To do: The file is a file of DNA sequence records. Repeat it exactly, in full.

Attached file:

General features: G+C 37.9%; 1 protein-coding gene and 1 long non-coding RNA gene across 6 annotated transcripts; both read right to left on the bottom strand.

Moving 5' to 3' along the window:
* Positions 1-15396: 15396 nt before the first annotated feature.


General features: G+C 37.9%; 1 protein-coding gene and 1 long non-coding RNA gene across 6 annotated transcripts; both read right to left on the bottom strand.

Moving 5' to 3' along the window:
* Positions 1-15396: 15396 nt before the first annotated feature.